Night blind through Rogers Pass,
engine popping like a rabbit gun
after an ambush of tunnels,
I brake for tinfoil, bottles,
dead stares of twisted deer.
This moon-shot boneyard
is a seam of eyes.
Immigrant rail crews lost
to the slides of March
a century ago. Two Japanese dug out
clasped in each other's arms,
a Norwegian frozen in the act
of filling his pipe. No time
even to bruise.
Hidamo. Wafilsewki. Mitsumi. Sodiatis. Sanquist.
Bronze and marble statues
for the meat ride to Glacier Station.
And the whores who died cold,
full of holes, in clapboard Columbia
or the pockmarked skin village
of Golden. A drunken doctor drowned
in a puddle of horse piss.
Years later, slide shooters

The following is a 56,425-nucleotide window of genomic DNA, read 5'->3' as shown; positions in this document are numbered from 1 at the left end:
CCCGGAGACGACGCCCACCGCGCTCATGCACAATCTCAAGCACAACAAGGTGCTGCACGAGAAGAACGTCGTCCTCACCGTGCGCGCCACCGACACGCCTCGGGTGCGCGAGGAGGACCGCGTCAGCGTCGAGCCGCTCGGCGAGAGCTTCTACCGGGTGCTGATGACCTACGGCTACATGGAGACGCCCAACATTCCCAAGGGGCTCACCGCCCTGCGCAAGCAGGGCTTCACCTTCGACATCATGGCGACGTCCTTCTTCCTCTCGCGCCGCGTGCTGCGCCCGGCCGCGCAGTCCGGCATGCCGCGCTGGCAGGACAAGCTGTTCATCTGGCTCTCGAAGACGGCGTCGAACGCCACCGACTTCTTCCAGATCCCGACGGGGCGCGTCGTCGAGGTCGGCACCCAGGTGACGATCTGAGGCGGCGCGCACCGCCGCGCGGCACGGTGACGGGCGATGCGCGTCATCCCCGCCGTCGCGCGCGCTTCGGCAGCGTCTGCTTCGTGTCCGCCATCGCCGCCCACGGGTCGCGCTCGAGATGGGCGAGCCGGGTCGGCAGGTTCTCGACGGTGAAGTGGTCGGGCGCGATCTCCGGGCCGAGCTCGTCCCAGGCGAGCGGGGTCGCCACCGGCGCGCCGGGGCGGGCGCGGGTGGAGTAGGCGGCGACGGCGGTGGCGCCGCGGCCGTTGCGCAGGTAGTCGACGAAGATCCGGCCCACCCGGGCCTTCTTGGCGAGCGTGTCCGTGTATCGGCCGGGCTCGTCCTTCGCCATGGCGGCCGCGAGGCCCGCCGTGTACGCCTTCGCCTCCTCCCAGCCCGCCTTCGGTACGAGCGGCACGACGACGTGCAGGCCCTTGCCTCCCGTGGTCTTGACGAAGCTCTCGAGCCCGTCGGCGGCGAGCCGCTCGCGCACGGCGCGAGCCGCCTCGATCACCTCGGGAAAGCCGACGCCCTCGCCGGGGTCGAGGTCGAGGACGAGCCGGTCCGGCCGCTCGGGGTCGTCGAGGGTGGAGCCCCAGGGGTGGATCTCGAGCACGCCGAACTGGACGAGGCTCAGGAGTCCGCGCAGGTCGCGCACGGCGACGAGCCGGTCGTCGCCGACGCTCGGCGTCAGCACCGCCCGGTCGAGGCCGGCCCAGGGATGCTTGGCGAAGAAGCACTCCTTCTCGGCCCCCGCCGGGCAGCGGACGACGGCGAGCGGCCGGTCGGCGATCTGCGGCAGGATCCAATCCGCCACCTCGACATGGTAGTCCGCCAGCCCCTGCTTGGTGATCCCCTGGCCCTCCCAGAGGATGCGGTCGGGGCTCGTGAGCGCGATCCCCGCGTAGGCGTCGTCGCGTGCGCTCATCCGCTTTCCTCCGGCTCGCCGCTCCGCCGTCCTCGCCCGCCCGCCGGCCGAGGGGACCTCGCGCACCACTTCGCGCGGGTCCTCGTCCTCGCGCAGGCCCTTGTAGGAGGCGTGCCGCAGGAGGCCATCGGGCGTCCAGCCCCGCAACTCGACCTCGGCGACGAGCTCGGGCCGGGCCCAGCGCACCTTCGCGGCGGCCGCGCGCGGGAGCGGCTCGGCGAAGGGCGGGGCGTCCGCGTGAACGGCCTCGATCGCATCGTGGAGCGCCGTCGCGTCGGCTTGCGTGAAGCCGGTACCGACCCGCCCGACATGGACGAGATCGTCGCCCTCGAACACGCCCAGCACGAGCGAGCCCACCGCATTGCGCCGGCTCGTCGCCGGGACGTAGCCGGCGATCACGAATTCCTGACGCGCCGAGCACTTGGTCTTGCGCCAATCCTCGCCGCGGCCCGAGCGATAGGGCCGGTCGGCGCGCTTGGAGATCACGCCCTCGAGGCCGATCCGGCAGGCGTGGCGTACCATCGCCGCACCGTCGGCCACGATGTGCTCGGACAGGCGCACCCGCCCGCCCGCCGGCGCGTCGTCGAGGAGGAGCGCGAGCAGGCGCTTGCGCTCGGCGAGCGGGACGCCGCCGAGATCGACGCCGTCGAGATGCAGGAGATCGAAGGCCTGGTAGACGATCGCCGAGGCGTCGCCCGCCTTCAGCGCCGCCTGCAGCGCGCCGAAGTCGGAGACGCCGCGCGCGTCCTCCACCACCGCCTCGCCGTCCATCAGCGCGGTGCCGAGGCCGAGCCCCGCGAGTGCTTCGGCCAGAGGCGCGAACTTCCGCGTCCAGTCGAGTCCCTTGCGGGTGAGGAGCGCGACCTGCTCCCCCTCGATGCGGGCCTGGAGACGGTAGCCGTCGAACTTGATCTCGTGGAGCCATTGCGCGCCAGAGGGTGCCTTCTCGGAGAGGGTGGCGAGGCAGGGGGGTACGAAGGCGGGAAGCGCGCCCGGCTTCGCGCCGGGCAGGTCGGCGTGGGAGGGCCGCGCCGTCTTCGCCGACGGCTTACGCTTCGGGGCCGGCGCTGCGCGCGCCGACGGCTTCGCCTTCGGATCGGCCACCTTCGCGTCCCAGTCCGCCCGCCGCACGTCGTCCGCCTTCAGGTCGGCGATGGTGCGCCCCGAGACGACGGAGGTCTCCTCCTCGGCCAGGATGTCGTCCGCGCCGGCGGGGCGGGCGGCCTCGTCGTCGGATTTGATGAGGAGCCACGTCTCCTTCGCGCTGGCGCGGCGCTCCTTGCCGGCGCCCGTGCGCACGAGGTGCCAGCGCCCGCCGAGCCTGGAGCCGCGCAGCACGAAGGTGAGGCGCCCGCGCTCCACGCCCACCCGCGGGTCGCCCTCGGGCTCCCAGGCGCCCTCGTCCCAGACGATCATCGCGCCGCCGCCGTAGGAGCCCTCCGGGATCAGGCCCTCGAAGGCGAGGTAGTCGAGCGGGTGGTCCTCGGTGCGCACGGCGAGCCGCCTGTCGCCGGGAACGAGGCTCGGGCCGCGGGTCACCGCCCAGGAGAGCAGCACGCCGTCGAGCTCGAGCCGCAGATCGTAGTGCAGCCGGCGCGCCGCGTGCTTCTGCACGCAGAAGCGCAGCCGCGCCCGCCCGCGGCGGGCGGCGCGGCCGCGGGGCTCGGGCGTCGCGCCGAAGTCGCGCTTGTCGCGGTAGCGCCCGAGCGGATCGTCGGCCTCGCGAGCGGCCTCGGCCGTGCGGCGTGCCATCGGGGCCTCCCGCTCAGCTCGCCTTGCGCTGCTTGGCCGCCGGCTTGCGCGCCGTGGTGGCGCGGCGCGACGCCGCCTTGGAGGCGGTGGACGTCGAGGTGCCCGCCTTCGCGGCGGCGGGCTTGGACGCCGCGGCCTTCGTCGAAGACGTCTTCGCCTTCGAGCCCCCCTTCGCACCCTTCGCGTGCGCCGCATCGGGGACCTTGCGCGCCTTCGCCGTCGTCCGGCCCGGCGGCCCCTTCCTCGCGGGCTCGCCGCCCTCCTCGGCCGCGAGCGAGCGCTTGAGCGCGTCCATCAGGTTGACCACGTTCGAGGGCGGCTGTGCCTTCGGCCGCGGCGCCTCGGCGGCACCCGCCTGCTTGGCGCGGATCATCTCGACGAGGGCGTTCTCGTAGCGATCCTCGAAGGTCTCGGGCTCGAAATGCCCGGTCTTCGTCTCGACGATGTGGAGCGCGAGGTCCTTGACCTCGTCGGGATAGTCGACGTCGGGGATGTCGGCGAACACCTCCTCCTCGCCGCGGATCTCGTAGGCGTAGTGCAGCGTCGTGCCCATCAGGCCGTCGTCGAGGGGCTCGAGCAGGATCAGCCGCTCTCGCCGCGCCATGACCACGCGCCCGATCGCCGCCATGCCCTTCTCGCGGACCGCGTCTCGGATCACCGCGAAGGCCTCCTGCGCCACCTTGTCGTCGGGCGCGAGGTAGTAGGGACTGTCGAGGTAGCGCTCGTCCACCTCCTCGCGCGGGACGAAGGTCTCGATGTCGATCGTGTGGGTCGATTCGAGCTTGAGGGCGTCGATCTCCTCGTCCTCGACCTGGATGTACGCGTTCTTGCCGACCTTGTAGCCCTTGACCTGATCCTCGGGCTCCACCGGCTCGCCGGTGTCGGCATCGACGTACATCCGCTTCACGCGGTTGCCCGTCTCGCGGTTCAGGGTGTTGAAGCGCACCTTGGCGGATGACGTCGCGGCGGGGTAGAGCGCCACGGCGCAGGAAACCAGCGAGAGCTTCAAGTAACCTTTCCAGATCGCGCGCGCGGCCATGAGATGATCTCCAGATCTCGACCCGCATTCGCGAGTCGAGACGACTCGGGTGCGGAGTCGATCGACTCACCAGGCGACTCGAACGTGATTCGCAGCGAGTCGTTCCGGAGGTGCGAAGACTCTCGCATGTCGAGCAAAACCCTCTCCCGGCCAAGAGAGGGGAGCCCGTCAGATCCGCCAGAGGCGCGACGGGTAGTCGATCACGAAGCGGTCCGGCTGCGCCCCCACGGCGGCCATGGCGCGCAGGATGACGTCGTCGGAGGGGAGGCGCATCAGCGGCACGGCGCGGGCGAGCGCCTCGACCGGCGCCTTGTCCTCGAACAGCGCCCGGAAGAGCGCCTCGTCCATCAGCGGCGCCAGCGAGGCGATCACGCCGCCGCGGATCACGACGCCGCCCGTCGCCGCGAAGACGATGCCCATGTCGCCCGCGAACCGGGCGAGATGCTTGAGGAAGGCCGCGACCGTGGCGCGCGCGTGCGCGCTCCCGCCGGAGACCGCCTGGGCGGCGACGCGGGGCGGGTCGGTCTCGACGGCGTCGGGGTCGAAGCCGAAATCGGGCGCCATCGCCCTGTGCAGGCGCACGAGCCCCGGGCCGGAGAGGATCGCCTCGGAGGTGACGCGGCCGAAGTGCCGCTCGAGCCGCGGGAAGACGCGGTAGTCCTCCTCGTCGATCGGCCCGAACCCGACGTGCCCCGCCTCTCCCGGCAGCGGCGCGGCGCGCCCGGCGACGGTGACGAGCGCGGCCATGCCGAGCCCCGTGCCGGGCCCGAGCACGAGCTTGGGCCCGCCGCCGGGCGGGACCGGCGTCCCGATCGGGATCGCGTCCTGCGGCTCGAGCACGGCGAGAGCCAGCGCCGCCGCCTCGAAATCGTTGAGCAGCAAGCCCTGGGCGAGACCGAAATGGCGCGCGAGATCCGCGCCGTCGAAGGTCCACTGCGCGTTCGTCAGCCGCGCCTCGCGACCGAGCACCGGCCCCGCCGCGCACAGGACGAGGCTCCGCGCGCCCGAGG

and dozers shoved 92 miles of highway
through the Selkirks' seismic muscle,
and now my four seizing cylinders
whine for a tail wind
to Saskatchewan. I Go All The Way,
Number One croons
over archival mutterings caught
in the black throat of the old Connaught Tunnel
buried at the Summit. Accordian ballads
of accidents that wait to happen
in the rock face, snow
fall, concentrated gravity of the gorge.
My odometer books odds of sleep
in hands and head. The cat knows it,
moving through luggage in the back seat,
Copyright © Karen Solie 2001.